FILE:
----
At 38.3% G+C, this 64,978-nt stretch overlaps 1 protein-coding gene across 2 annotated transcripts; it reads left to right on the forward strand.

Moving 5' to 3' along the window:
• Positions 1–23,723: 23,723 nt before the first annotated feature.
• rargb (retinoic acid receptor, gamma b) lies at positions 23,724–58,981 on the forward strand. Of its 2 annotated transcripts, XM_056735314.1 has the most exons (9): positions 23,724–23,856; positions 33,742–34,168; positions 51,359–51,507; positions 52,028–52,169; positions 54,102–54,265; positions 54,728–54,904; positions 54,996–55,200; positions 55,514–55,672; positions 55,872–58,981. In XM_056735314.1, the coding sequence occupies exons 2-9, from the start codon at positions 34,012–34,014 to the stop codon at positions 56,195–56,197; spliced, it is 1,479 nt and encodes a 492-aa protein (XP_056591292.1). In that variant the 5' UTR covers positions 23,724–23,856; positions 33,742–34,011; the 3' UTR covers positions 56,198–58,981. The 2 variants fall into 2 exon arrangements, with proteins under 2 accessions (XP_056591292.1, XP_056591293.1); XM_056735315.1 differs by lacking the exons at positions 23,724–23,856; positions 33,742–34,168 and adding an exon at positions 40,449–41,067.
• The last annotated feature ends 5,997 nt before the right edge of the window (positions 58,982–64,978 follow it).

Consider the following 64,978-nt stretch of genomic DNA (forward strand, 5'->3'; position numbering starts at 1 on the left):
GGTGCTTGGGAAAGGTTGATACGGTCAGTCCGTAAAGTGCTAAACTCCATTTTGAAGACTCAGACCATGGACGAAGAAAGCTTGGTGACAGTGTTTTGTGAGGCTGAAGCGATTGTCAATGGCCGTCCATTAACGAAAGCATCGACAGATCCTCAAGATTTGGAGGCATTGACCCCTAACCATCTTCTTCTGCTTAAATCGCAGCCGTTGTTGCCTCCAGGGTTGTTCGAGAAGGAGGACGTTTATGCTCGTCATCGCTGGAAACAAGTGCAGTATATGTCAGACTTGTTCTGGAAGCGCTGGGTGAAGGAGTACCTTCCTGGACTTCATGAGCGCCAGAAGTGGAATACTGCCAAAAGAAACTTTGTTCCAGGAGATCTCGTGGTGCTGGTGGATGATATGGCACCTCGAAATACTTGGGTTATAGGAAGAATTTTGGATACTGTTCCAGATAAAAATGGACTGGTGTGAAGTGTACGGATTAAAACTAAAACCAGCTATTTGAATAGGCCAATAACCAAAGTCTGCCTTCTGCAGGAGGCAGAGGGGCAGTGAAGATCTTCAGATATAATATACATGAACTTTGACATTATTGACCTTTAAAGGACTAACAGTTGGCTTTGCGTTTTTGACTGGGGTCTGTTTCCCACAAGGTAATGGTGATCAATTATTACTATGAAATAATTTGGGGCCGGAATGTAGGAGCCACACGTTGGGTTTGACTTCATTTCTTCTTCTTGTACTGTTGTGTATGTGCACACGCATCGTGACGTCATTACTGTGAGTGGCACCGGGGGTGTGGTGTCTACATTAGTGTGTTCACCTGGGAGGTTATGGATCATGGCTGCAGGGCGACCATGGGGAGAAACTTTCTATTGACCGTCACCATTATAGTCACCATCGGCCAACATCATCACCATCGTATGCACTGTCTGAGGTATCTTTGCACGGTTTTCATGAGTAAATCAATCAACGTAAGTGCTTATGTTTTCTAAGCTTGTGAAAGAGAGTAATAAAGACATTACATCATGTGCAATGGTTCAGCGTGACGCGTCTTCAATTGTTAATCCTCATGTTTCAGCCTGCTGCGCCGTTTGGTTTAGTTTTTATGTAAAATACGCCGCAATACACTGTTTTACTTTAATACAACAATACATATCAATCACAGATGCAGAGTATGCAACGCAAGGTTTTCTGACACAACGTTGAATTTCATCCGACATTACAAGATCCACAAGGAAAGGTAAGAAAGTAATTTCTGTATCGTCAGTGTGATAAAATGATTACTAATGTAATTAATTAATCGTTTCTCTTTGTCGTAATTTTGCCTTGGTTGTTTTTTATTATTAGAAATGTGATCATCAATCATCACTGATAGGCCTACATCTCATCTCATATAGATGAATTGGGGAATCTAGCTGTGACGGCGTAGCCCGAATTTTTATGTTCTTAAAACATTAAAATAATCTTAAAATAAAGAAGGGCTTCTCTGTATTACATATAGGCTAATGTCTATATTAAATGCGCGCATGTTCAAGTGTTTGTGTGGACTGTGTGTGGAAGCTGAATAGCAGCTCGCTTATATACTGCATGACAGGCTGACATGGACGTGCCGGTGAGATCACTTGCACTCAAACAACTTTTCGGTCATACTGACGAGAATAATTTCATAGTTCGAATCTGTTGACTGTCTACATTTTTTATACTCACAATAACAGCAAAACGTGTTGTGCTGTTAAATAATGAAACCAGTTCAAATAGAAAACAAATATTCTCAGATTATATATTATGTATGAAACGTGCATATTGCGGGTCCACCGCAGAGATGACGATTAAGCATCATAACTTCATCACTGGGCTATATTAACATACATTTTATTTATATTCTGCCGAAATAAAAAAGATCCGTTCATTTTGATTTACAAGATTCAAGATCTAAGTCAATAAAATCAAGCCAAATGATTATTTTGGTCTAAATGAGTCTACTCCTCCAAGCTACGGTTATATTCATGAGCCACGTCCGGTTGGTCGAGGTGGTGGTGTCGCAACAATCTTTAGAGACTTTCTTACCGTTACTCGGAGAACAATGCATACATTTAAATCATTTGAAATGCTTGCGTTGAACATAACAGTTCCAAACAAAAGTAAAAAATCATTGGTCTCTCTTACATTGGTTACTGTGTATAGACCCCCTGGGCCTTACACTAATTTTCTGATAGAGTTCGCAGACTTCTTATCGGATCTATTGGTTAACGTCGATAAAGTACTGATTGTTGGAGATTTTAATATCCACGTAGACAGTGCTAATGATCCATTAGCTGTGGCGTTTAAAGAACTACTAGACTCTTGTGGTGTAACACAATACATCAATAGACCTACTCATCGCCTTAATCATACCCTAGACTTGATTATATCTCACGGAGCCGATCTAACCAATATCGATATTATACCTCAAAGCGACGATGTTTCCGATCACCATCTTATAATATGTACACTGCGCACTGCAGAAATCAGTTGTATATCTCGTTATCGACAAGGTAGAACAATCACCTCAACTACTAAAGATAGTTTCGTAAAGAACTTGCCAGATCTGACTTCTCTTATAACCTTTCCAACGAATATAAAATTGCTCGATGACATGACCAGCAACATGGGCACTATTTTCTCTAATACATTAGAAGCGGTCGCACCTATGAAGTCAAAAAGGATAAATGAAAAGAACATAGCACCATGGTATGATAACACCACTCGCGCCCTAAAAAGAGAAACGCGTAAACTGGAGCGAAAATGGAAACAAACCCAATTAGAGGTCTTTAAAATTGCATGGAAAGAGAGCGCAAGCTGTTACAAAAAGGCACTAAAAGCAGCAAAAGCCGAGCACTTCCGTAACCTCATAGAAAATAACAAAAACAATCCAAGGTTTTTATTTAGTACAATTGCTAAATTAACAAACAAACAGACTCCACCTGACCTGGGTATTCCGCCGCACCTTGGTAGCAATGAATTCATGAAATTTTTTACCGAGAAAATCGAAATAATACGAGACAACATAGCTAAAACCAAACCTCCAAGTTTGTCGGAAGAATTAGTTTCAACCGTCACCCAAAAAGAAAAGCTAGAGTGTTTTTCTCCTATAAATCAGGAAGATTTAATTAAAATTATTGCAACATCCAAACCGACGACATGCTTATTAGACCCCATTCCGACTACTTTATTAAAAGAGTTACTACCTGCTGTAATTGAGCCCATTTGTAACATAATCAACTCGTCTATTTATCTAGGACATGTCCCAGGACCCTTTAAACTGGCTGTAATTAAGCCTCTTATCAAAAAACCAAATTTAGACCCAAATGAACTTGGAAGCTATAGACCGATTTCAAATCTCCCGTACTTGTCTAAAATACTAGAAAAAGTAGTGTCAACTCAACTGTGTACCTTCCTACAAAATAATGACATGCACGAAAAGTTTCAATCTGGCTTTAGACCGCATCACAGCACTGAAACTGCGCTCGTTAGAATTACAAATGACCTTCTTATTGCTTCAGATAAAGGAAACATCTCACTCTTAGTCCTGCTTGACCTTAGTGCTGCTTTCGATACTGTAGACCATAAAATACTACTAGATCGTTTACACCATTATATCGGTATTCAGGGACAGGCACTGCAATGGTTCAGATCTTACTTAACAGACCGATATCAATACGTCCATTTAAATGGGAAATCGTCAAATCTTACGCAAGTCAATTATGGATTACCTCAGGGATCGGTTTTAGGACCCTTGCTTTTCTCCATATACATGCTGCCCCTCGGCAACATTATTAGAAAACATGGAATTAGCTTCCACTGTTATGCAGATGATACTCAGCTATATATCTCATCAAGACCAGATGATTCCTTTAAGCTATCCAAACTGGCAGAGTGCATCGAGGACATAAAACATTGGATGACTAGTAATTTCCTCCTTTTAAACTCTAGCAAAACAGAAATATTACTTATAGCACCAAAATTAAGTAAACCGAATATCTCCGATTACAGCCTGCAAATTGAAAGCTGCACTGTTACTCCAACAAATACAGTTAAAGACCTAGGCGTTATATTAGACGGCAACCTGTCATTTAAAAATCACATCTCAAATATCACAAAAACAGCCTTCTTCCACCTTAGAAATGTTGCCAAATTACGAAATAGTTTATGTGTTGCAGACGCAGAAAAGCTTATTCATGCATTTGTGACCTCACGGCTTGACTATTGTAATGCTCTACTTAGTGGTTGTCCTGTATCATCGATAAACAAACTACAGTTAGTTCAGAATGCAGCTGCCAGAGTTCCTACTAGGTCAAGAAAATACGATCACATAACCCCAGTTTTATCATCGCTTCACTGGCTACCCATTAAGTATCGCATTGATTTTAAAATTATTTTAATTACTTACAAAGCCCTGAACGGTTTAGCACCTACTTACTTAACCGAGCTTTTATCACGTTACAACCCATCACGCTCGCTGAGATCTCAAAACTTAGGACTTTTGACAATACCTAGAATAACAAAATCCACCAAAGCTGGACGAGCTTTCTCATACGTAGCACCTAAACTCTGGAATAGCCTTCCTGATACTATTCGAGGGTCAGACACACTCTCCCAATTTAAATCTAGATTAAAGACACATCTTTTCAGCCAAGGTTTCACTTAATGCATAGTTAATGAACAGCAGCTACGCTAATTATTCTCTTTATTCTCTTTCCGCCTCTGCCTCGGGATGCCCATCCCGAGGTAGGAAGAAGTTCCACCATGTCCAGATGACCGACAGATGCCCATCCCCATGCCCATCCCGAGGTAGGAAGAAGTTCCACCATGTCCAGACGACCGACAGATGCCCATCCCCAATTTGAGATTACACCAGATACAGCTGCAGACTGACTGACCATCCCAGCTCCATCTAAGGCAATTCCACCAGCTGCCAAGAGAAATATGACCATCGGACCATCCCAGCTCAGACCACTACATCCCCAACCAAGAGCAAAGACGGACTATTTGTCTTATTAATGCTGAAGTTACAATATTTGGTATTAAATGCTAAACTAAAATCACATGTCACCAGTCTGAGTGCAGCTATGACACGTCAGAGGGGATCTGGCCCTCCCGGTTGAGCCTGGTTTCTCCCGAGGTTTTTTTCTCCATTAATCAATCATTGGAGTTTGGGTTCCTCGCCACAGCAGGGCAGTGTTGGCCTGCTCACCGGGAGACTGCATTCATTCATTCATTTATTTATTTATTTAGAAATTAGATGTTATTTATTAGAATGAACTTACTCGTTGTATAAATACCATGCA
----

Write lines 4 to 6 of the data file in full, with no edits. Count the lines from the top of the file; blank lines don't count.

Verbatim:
• rargb (retinoic acid receptor, gamma b) lies at positions 23,724–58,981 on the forward strand. Of its 2 annotated transcripts, XM_056735314.1 has the most exons (9): positions 23,724–23,856; positions 33,742–34,168; positions 51,359–51,507; positions 52,028–52,169; positions 54,102–54,265; positions 54,728–54,904; positions 54,996–55,200; positions 55,514–55,672; positions 55,872–58,981. In XM_056735314.1, the coding sequence occupies exons 2-9, from the start codon at positions 34,012–34,014 to the stop codon at positions 56,195–56,197; spliced, it is 1,479 nt and encodes a 492-aa protein (XP_056591292.1). In that variant the 5' UTR covers positions 23,724–23,856; positions 33,742–34,011; the 3' UTR covers positions 56,198–58,981. The 2 variants fall into 2 exon arrangements, with proteins under 2 accessions (XP_056591292.1, XP_056591293.1); XM_056735315.1 differs by lacking the exons at positions 23,724–23,856; positions 33,742–34,168 and adding an exon at positions 40,449–41,067.
• The last annotated feature ends 5,997 nt before the right edge of the window (positions 58,982–64,978 follow it).

Consider the following 64,978-nt stretch of genomic DNA (forward strand, 5'->3'; position numbering starts at 1 on the left):